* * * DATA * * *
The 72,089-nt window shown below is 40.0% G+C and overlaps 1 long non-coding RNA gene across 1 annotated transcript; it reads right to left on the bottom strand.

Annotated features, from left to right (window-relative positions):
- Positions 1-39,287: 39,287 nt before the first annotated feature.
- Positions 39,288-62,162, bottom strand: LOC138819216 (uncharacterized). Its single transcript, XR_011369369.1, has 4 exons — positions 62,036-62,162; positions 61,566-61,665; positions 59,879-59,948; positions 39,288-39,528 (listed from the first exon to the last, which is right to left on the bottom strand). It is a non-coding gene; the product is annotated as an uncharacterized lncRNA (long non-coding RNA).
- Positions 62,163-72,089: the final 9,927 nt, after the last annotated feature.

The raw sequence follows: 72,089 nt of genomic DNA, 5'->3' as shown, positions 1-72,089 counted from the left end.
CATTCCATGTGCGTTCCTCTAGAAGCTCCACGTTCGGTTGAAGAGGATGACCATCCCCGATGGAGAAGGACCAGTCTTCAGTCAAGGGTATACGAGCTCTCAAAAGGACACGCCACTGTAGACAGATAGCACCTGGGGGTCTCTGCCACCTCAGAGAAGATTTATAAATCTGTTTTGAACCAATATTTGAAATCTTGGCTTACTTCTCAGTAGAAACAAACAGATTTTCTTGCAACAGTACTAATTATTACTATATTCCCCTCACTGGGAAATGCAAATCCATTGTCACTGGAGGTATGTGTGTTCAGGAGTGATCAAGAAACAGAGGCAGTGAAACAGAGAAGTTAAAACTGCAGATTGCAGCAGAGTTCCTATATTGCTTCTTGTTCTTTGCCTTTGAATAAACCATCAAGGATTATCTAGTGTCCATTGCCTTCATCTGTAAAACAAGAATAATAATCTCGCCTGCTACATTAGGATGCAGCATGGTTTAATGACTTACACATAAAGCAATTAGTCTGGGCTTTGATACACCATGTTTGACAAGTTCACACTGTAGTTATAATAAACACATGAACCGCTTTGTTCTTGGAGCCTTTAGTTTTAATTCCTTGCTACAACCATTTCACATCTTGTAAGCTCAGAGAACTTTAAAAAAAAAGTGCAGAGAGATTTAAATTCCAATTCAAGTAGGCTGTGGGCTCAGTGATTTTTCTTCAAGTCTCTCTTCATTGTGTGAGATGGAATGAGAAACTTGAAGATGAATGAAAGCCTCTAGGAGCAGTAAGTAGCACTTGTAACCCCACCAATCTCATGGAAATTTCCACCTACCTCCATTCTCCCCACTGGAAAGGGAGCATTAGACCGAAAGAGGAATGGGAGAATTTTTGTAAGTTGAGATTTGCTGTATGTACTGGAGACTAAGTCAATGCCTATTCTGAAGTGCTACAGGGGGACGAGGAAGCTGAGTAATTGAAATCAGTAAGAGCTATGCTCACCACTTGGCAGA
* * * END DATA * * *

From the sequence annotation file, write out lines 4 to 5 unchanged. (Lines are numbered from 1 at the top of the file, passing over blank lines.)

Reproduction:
- Positions 39,288-62,162, bottom strand: LOC138819216 (uncharacterized). Its single transcript, XR_011369369.1, has 4 exons — positions 62,036-62,162; positions 61,566-61,665; positions 59,879-59,948; positions 39,288-39,528 (listed from the first exon to the last, which is right to left on the bottom strand). It is a non-coding gene; the product is annotated as an uncharacterized lncRNA (long non-coding RNA).
- Positions 62,163-72,089: the final 9,927 nt, after the last annotated feature.